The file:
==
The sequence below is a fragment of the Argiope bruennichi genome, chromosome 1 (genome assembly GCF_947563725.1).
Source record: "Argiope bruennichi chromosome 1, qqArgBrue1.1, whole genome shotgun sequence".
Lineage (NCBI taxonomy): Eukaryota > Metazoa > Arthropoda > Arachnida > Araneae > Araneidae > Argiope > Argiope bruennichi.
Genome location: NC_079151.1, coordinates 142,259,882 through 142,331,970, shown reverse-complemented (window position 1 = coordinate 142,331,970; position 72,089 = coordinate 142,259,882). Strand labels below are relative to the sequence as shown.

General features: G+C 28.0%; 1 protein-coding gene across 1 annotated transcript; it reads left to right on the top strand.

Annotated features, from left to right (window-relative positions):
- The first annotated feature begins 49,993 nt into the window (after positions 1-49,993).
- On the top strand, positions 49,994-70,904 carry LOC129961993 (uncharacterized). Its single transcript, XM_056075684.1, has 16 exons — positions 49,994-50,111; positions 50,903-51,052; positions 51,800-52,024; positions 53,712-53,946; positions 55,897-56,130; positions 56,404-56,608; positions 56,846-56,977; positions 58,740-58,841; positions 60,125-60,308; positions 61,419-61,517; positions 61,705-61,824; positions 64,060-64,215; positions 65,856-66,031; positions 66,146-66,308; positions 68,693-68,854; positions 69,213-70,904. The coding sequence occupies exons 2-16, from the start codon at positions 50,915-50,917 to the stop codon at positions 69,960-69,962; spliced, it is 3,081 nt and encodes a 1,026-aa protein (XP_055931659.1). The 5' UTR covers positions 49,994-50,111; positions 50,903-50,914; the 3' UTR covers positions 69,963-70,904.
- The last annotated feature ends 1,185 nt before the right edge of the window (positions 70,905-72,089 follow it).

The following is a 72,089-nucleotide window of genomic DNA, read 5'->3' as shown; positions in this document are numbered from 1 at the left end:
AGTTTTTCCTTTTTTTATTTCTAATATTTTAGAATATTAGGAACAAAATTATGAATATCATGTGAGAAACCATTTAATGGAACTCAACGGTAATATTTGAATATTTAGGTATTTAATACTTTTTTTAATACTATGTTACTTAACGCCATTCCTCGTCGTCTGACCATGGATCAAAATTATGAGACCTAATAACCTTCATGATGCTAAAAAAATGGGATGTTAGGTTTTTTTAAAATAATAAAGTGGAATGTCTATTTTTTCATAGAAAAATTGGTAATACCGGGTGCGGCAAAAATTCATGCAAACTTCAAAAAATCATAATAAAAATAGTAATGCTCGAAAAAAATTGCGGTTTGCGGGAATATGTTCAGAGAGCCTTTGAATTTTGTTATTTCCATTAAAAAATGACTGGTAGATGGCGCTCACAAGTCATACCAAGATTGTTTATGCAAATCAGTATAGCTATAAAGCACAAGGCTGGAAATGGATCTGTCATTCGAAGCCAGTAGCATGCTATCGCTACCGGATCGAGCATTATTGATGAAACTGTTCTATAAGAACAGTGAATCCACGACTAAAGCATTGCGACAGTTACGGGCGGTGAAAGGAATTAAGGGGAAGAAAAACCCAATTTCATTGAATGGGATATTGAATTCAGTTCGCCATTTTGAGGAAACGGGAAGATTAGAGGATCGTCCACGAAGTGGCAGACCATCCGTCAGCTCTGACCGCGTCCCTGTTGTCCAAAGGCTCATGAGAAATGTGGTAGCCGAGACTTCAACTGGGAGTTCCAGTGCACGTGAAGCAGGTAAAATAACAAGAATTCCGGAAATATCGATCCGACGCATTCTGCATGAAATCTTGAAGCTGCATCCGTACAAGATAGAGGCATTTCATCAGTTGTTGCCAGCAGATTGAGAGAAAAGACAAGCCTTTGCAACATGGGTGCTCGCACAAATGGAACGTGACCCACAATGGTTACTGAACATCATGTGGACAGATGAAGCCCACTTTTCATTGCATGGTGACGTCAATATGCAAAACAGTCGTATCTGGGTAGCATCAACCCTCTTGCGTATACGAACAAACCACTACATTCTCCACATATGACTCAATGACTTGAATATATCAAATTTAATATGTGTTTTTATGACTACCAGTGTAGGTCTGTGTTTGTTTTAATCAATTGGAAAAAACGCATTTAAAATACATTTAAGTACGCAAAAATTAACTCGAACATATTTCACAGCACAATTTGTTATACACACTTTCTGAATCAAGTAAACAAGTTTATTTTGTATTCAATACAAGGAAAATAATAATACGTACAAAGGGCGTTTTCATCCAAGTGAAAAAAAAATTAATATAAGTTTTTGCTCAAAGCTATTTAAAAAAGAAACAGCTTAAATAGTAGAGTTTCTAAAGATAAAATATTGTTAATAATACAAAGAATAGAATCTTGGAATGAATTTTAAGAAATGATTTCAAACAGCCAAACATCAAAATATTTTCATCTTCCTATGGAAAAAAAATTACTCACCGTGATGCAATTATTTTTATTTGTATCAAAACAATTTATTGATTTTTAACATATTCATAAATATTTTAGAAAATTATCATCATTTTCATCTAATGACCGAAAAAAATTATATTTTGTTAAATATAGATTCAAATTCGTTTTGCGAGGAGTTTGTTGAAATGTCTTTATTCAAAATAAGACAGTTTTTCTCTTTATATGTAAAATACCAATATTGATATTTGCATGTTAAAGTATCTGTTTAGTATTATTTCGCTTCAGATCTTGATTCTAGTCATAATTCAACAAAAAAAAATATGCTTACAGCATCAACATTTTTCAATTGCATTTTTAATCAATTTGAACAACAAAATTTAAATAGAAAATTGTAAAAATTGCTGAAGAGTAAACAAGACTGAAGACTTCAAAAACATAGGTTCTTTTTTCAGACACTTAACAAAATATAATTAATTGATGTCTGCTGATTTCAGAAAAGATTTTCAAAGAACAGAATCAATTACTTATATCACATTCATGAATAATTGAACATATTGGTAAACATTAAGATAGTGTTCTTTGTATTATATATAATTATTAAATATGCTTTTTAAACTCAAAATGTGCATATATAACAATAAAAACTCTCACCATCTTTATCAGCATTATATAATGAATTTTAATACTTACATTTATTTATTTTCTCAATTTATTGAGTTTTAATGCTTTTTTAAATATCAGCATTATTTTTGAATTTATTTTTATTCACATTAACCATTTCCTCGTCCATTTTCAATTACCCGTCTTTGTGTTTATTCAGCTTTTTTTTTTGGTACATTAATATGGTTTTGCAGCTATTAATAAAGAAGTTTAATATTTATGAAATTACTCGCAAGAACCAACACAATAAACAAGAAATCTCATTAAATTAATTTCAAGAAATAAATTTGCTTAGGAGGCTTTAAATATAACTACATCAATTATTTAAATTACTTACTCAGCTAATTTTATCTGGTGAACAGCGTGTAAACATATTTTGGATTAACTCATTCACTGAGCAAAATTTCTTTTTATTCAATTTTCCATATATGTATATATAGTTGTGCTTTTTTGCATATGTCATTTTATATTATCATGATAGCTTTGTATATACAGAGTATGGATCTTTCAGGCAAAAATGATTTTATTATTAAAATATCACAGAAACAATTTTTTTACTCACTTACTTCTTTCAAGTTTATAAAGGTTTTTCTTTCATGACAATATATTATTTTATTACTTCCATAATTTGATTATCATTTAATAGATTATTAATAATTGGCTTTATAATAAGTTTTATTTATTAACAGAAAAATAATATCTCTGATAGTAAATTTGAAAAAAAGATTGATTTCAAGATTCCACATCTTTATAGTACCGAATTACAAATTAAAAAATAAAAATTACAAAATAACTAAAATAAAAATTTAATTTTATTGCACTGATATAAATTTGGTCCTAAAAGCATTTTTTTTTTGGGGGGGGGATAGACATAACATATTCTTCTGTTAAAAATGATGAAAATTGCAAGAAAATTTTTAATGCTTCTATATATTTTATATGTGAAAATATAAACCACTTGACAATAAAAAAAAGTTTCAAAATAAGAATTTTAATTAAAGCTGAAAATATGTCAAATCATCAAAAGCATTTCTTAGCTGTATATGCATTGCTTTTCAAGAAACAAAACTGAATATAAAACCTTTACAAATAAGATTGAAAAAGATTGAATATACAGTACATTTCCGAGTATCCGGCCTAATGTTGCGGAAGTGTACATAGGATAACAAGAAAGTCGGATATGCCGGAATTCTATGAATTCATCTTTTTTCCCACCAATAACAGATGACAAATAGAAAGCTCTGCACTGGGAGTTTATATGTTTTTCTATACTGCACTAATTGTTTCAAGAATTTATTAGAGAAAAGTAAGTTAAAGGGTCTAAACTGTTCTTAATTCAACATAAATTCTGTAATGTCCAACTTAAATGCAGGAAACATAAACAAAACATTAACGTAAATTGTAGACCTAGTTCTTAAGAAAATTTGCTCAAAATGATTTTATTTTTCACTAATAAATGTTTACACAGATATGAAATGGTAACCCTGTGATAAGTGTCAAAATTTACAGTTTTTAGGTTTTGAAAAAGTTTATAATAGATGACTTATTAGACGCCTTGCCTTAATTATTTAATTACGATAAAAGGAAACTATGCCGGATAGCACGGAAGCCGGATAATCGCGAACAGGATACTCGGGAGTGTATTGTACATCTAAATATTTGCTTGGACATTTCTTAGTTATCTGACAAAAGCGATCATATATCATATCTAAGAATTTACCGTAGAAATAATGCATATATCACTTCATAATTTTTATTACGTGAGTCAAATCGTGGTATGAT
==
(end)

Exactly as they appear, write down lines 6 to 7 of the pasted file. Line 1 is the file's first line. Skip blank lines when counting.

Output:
Annotated features, from left to right (window-relative positions):
- The first annotated feature begins 49,993 nt into the window (after positions 1-49,993).